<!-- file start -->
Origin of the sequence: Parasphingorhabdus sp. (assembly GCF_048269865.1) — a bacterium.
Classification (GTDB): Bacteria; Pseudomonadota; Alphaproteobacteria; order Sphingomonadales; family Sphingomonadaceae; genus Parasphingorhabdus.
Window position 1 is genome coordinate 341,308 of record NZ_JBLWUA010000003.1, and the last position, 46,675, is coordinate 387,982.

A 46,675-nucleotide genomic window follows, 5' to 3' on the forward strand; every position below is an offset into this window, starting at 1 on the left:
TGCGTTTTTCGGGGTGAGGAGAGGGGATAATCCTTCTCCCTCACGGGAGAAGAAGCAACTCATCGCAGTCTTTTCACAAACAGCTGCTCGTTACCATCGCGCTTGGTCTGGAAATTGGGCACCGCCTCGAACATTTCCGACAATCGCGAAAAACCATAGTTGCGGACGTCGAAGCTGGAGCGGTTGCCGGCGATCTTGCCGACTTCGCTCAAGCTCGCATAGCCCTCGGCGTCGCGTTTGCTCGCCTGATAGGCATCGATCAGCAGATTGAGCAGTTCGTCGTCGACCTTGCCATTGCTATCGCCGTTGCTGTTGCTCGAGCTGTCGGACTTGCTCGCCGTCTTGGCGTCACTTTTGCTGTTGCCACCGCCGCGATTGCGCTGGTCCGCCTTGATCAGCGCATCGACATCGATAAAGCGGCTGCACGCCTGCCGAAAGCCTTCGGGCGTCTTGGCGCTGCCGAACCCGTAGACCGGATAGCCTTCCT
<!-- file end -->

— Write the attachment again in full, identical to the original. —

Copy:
Origin of the sequence: Parasphingorhabdus sp. (assembly GCF_048269865.1) — a bacterium.
Classification (GTDB): Bacteria; Pseudomonadota; Alphaproteobacteria; order Sphingomonadales; family Sphingomonadaceae; genus Parasphingorhabdus.
Window position 1 is genome coordinate 341,308 of record NZ_JBLWUA010000003.1, and the last position, 46,675, is coordinate 387,982.

A 46,675-nucleotide genomic window follows, 5' to 3' on the forward strand; every position below is an offset into this window, starting at 1 on the left:
TGCGTTTTTCGGGGTGAGGAGAGGGGATAATCCTTCTCCCTCACGGGAGAAGAAGCAACTCATCGCAGTCTTTTCACAAACAGCTGCTCGTTACCATCGCGCTTGGTCTGGAAATTGGGCACCGCCTCGAACATTTCCGACAATCGCGAAAAACCATAGTTGCGGACGTCGAAGCTGGAGCGGTTGCCGGCGATCTTGCCGACTTCGCTCAAGCTCGCATAGCCCTCGGCGTCGCGTTTGCTCGCCTGATAGGCATCGATCAGCAGATTGAGCAGTTCGTCGTCGACCTTGCCATTGCTATCGCCGTTGCTGTTGCTCGAGCTGTCGGACTTGCTCGCCGTCTTGGCGTCACTTTTGCTGTTGCCACCGCCGCGATTGCGCTGGTCCGCCTTGATCAGCGCATCGACATCGATAAAGCGGCTGCACGCCTGCCGAAAGCCTTCGGGCGTCTTGGCGCTGCCGAACCCGTAGACCGGATAGCCTTCCT